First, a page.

Hockey Needs Better Protective Equipment – says Player who Survived Neck Slash

Adam Johnson who tragically died as the result of his neck being slashed during a game. Image courtesy of Getty images.

Last Sunday, hockey player Ike Werner narrowly escaped a potential tragedy when a skate blade came dangerously close to his neck during a game. Incidents like his have prompted players to reconsider their safety measures on the ice.

For both fans and players, Werner’s incident brings to mind a tragic event from late last year when former NHL player Adam Johnson lost his life after a skate blade sliced his neck during a game.

This time, history repeated itself with a more fortunate outcome. Werner, engaged in his regular Sunday game, had a player’s skate come up and across his neck. Remarkably, he had no recollection of the incident, only discovering the injury when a friend pointed it out in the change room after the game.

Werner’s stroke of luck continued as his recreational league played at The Ford Performance Centre, adjacent to the NHL team The Leafs’ practice space. Realising the severity of the cut, he was ushered into the Leafs’ medical room, where their trained staff, Neil Davidson and Paul Ayotte, attended to the wound. As they treated him, Werner reflected on Adam Johnson’s fatal accident, emphasising the serious thoughts that crossed his mind during the ordeal.

The incident has sparked discussions about the need for enhanced protective equipment for hockey players. Werner, contemplating this immediately after the accident, emphasises the importance of creating gear, including helmets and pads, that not only safeguards against impacts but also offers cut-proof protection.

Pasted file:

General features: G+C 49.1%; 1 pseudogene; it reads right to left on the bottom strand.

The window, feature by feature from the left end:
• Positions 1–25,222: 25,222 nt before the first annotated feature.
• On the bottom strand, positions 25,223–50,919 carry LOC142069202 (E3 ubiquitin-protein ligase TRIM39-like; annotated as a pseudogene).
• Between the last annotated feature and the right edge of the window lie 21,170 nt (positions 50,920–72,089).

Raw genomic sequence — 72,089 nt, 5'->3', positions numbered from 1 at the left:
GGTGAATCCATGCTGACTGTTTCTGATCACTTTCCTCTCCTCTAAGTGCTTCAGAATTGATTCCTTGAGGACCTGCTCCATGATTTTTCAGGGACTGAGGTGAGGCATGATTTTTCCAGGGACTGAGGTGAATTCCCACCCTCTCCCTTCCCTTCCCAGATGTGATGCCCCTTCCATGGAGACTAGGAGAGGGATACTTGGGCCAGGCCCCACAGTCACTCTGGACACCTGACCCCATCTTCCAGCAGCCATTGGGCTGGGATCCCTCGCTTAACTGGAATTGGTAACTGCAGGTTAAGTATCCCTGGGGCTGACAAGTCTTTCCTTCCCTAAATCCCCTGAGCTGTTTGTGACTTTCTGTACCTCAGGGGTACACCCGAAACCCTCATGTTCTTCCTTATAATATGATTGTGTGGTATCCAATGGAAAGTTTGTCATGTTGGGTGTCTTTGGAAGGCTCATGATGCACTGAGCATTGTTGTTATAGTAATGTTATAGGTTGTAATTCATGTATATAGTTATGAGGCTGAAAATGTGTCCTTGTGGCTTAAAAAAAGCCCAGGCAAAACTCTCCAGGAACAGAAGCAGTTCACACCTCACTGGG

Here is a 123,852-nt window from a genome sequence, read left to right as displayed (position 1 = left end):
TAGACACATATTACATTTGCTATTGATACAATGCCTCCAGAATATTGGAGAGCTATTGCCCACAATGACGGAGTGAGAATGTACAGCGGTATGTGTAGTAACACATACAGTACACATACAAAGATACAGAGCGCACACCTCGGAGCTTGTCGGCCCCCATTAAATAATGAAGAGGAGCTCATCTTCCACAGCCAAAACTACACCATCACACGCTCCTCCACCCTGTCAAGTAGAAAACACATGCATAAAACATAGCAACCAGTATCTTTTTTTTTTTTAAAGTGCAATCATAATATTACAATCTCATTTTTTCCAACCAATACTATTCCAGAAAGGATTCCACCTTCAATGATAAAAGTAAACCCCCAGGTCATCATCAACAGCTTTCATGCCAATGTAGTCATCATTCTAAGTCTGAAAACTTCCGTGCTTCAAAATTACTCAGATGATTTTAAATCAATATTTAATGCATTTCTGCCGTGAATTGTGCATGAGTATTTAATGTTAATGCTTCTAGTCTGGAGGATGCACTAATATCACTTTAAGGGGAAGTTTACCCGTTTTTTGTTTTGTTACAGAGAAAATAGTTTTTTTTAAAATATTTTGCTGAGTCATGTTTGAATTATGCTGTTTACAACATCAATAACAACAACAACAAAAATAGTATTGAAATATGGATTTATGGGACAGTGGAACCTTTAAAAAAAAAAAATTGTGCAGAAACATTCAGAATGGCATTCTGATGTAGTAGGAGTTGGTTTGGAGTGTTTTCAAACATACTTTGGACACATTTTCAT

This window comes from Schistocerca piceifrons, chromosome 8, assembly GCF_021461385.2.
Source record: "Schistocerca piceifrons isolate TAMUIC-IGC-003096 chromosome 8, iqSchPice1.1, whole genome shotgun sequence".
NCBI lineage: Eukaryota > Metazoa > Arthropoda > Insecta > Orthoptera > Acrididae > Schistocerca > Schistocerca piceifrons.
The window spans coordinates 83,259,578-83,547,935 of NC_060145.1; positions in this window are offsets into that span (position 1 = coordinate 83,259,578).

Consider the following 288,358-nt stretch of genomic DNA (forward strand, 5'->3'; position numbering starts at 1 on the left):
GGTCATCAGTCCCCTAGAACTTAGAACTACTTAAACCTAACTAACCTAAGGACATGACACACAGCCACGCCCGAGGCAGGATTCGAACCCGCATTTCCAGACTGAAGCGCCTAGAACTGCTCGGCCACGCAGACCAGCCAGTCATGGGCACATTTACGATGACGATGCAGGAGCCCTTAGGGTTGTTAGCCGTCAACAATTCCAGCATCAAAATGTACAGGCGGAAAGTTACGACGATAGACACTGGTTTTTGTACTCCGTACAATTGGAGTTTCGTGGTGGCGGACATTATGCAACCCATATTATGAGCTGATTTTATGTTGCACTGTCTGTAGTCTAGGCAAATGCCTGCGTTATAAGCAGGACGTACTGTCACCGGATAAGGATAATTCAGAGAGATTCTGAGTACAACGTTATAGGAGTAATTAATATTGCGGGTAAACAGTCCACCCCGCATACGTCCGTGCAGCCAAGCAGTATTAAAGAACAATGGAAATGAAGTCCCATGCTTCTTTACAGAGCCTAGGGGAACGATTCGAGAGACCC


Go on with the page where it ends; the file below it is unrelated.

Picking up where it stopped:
Former NHL player Carlo Colaiacovo’s experience with his teammate Claude Giroux’s leg injury in 2015 led to the adoption of cut-proof socks for all players by the Philadelphia team’s general manager, Ron Hextall.

Werner, still grappling with the psychological impact of the incident, underscores the necessity of prioritising safety on the ice. He hopes his story serves as a cautionary tale and encourages players to adopt additional protective measures, such as neck guards.

While many leagues may not mandate neck guards, Werner advocates for individual choices in the interest of personal safety. Notably, USA Hockey has already implemented a neck guard mandate for players under 18, effective since August 1, just three months after Adam Johnson’s tragic death.

The call for increased protection extends beyond individual efforts, as Chief Medical Officer for USA Hockey, Dr. Michael Stuart, notes a growing market for protective gear. He encourages companies to ramp up production, emphasising the need for innovative designs and materials to enhance player safety on the ice.